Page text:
New Jersey Gov. Chris Christie wants to block the state's upcoming legalization of same-sex marriage.
Interim state Attorney General John Jay Hoffman said in a letter to the state Supreme Court on Monday that the Christie adminstration would seek a stay on the Superior Court's ruling. If granted, the ruling may postpone marriage equality from kicking into effect on October 21. Hoffman also expressed a wish to bypass appellate courts and take the issue directly to the New Jersey Supreme Court.
On Friday, Superior Court Judge Mary Jacobson ruled that New Jersey's civil union laws did not provide LGBT individuals the same rights as married couples.
"The court, the legislature, and a super-majority of New Jerseyans all support the freedom to marry, but the governor seems intent on blocking New Jersey's path to fairness, adding more delay now with his decision to appeal the trial court's clear ruling," Evan Wolfson, president of Freedom to Marry, told MSNBC. "The New Jersey Supreme Court should swiftly take and affirm the marriage ruling, and should let couples begin marrying Oct. 21, as the trial court ordered."
Christie's move to appeal is just the latest step in his back-and-forth with gay rights advocates over the issue of same-sex marriage. Back in February, Christie vetoed a bill passed by the New Jersey legislature that legalized same-sex marriage. Personally against marriage equality, the governor was willing to let the matter go to a state referendum in November, yet unwilling to let "an issue of this magnitude and importance" be decided by elected officials.
Instead, Christie appointed an official to oversee same-sex couples' complaints that civil union laws were not affording them all the legal rights and benefits of married couples. For gay rights advocates, this measure did not go far enough to ensure equality.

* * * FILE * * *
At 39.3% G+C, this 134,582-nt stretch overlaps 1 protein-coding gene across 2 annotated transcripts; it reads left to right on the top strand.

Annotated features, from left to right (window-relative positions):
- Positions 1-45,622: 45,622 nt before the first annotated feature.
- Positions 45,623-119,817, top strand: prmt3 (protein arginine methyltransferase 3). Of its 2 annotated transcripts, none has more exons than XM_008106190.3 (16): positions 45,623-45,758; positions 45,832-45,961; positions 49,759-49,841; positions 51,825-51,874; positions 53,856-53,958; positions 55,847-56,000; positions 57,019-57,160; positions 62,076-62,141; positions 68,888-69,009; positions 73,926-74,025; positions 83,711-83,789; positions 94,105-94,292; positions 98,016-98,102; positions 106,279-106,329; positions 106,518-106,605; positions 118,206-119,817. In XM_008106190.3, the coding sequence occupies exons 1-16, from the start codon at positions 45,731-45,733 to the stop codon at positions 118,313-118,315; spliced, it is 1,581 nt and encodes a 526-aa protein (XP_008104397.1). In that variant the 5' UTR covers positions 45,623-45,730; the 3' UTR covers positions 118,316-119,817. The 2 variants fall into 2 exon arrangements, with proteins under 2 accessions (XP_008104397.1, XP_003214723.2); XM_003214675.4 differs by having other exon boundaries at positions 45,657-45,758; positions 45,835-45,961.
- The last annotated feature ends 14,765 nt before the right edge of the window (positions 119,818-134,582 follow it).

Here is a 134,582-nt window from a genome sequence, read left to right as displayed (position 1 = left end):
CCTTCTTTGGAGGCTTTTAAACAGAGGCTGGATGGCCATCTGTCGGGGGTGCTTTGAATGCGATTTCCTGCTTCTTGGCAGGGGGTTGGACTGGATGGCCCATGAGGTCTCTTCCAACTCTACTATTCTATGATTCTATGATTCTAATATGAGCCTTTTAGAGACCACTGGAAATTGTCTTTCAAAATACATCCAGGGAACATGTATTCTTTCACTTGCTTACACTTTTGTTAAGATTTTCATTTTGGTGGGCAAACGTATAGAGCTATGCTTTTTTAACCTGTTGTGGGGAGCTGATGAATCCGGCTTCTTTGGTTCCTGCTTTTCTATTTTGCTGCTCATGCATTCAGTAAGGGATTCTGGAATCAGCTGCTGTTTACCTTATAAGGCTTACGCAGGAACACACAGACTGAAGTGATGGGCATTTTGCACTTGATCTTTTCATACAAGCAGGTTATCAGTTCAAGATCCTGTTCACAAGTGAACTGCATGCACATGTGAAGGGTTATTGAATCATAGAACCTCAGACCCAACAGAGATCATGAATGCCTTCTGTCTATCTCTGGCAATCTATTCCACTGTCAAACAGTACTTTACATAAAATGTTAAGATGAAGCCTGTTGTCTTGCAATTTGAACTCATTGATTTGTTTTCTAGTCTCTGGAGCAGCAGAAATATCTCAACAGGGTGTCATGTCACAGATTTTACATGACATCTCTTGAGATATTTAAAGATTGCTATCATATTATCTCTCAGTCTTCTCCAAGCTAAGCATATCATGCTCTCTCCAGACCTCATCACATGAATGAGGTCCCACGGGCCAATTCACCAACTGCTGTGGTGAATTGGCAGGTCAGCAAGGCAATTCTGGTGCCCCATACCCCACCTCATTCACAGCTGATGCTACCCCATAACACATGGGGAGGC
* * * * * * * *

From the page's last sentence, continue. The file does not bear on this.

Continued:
The U.S. Supreme Court's decision in June to strike down the Defense of Marriage Act gave the same-sex marriage movement in New Jersey new life. The majority's ruling in that case, written by Justice Anthony Kennedy, stated that same-sex married couples deserved the same benefits as any other married couple, but was confined to legal marriages. This primed New Jersey for the challenge to its system that led to Judge Jacobson's ruling Friday.
The other factor in the ruling was a New Jersey Supreme Court ruling from 2006 (Lewis v. Harris), which required the state to extend all the rights of heterosexual unions to same sex unions, but stopped short of legalizing same-sex marriage.
"The issue of whether the state must act to change its statutory structure for civil unions and marriages is purely a legal one that depends upon the interaction of the Windsor [DOMA] decision with the mandates established by the New Jersey Supreme court in Lewis," wrote Jacobson in her 53-page opinion, illuminating the crux of the issue.
The plaintiffs in the case, six same-sex couples represented by Garden State Equality and Lambda Legal, said that Windsor and Lewis don't work in sync for gay couples. As NJ.com reported, over 1,000 tax and inheritance benefits extended by the DOMA decision to same-sex married couples were withheld from those couples in New Jersey, trapped behind civil union laws.
The attorneys argued that such civil union laws made same-sex couples "second class" citizens, and Judge Jacobson agreed. "Same-sex couples must be allowed to marry in order to obtain equal protection of the law under the New Jersey constitution," she wrote.
Though they don't agree with Christie's appeal, New Jersey Democrats urged the state Supreme Court to fast-track the case, per the administration's wishes. If the court decides quickly in favor of Jacobson's ruling, same-sex couples won't have to wait longer than October 21st to enjoy full marriage equality.
It's unclear to what degree Gov. Christie's repeated moves against same-sex marriage are politically motivated, intended to bolster his conservative credentials.
"Within the Republican universe, he's actually pretty far out there already on gay marriage, saying he wants a referendum and that he'd honor the result if voters pass it," said MSNBC's Steve Kornacki. "In terms of positioning for the 2016 GOP race, that alone puts him on shaky ground, so if a court moves to legalize it, he risks giving opponents on the right ammunition if he does anything but challenge it."